TORONTO — Throughout the 2018 provincial election campaign Progressive Conservative Leader Doug Ford touted his candidates as talented and capable of delivering on his promises.
Ford, whose party won a majority June 7, has said he would have no trouble choosing a cabinet from the “124 all-stars” on his team. Here’s a look at some potential Tory ministers:
Christine Elliott — The former Tory legislator and three-time party leadership candidate will likely play a key role in Ford’s cabinet. Elliott, who handily won her riding of Newmarket-Aurora, is an experienced politician who has also been Tory deputy leader under former Tory leader Tim Hudak. Until jumping into the party leadership race in February, Elliott served as the province’s first patient ombudsman.
Caroline Mulroney — The lawyer and former leadership candidate is a political rookie who could end up in cabinet in a key role. The daughter of former prime minister Brian Mulroney, she offers links to Tory stalwarts in the party’s base who rallied behind her during her run for the party leadership. The 43-year-old mother of four was educated at Harvard and New York University.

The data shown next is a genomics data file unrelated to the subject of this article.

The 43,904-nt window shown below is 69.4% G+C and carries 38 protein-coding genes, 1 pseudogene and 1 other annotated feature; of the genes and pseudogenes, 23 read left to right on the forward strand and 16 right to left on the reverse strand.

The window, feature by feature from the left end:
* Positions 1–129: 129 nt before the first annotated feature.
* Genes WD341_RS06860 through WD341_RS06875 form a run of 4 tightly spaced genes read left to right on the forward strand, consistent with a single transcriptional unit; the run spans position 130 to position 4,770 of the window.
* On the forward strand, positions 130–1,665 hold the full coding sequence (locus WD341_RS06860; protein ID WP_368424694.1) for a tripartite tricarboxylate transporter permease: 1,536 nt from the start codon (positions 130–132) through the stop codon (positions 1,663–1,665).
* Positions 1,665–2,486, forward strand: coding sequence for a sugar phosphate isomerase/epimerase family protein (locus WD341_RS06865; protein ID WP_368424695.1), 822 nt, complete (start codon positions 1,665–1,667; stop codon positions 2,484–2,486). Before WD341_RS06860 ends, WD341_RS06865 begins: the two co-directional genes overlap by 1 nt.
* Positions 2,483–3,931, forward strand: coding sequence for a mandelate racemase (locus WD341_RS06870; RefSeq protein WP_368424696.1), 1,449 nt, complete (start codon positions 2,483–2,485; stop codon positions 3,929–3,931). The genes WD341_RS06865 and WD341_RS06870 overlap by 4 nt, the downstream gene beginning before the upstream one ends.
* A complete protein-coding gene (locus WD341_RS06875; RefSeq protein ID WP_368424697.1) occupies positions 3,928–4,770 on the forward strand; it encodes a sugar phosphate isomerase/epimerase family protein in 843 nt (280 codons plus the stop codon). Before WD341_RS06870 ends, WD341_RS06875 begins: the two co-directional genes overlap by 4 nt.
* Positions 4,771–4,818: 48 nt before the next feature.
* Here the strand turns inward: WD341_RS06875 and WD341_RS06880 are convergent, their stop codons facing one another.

Vic Fedeli — The veteran Tory legislator and longtime finance critic served as interim party leader after Patrick Brown stepped down earlier this year. Ford, who became party leader in March but had no seat in the legislature, relied on Fedeli to lead the Opposition in the house. Fedeli could be a choice for minister of finance.
Lisa MacLeod — The longtime Ottawa-area Tory legislator has held multiple roles in her time in opposition including as education critic, finance critic and digital government critic. MacLeod has also been a vocal advocate of increased mental health supports. She emerged as a go-to communicator for Ford after he took the helm as party leader in March.
Rod Phillips — The former head of the Ontario Lottery and Gaming Corporation and executive at Postmedia was a star candidate for the party in Ajax. He also has extensive experience as a political staffer for former Toronto mayor Mel Lastman, who endorsed Ford during the election.
Todd Smith — The legislator for the Bay of Quinte riding in Eastern Ontario has served as the party’s energy critic in recent years. He helped Ford sell his pitch to fire the board and CEO of the partially privatized utility Hydro One during the election. Ford may call upon Smith to handle the thorny file of energy minister and find a way to deliver on a Tory pledge to cut hydro rates by a further 12 per cent.